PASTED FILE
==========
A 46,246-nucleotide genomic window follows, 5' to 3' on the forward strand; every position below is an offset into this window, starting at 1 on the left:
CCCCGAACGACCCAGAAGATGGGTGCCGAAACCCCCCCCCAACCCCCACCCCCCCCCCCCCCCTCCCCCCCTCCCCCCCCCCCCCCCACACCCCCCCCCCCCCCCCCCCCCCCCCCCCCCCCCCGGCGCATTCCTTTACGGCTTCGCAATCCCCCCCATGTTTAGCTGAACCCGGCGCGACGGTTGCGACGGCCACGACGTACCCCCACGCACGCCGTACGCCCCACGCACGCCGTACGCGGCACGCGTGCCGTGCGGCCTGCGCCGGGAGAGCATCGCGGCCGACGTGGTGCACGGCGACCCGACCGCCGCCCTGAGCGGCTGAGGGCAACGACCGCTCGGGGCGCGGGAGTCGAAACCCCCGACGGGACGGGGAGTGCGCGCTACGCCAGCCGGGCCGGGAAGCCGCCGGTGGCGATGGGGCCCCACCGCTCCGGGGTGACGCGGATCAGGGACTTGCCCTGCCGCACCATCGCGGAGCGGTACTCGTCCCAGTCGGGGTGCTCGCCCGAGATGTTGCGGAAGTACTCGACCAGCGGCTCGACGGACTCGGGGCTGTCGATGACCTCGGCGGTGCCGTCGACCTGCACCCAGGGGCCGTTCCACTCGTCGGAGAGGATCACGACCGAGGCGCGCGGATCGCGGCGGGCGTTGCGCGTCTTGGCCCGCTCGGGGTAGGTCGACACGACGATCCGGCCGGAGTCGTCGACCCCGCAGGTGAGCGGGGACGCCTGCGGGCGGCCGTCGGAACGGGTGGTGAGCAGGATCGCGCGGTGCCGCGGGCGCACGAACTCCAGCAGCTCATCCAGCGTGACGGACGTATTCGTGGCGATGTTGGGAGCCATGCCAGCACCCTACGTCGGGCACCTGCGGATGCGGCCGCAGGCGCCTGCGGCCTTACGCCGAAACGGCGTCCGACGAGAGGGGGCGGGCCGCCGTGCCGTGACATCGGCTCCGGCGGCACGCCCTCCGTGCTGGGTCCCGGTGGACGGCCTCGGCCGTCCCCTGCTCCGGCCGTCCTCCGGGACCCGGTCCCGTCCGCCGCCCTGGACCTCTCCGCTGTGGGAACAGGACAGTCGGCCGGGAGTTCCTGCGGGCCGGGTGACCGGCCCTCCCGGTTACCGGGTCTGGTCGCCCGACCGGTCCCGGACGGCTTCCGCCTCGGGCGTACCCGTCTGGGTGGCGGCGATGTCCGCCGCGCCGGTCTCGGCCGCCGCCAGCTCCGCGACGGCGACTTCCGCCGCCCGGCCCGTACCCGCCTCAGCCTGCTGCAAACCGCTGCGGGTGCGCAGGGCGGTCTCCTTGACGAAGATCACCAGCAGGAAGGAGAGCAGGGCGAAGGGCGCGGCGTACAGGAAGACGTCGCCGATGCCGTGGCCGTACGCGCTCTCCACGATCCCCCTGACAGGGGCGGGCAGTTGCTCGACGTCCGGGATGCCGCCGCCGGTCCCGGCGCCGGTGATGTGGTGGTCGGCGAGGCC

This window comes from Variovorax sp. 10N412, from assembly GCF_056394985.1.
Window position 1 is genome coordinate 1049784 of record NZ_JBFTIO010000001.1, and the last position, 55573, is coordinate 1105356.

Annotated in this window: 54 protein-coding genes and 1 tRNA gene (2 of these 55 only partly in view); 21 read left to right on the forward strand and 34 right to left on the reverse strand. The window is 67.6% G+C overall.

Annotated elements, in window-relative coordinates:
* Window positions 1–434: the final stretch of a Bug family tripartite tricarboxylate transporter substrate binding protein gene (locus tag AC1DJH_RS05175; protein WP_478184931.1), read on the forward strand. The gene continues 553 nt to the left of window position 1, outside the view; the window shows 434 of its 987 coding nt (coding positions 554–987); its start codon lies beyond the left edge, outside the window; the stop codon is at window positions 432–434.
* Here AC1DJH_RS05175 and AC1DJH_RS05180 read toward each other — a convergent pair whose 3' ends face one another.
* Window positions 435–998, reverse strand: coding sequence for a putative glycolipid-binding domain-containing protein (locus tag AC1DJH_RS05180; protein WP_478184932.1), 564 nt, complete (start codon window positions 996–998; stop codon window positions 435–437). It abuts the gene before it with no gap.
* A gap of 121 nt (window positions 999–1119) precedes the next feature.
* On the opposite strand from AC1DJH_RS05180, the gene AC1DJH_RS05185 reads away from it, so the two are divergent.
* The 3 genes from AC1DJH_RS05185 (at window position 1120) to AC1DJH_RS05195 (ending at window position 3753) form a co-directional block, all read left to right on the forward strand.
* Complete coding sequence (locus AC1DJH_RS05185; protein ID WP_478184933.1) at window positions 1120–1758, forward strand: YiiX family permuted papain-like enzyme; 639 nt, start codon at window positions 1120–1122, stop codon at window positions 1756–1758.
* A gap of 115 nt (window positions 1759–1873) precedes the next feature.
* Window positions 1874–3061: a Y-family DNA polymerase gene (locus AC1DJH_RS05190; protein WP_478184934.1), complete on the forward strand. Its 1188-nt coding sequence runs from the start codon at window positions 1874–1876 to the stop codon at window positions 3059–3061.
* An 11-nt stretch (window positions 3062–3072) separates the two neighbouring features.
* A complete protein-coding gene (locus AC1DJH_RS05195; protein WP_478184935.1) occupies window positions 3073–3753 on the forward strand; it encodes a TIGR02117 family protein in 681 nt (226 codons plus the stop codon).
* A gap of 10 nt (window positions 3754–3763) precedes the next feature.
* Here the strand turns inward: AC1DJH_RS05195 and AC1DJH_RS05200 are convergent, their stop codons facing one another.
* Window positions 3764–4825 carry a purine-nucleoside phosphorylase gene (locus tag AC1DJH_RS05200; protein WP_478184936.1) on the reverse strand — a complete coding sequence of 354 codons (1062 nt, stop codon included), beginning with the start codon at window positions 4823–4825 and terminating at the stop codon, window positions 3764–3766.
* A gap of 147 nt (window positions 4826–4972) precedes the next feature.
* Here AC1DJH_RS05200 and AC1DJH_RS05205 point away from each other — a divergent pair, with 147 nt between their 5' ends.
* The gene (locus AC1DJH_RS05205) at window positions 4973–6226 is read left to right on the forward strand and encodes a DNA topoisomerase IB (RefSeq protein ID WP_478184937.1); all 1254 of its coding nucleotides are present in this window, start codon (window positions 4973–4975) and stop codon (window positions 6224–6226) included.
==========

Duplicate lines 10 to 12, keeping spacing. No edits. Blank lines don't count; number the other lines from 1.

* A gap of 121 nt (window positions 999–1119) precedes the next feature.
* On the opposite strand from AC1DJH_RS05180, the gene AC1DJH_RS05185 reads away from it, so the two are divergent.
* The 3 genes from AC1DJH_RS05185 (at window position 1120) to AC1DJH_RS05195 (ending at window position 3753) form a co-directional block, all read left to right on the forward strand.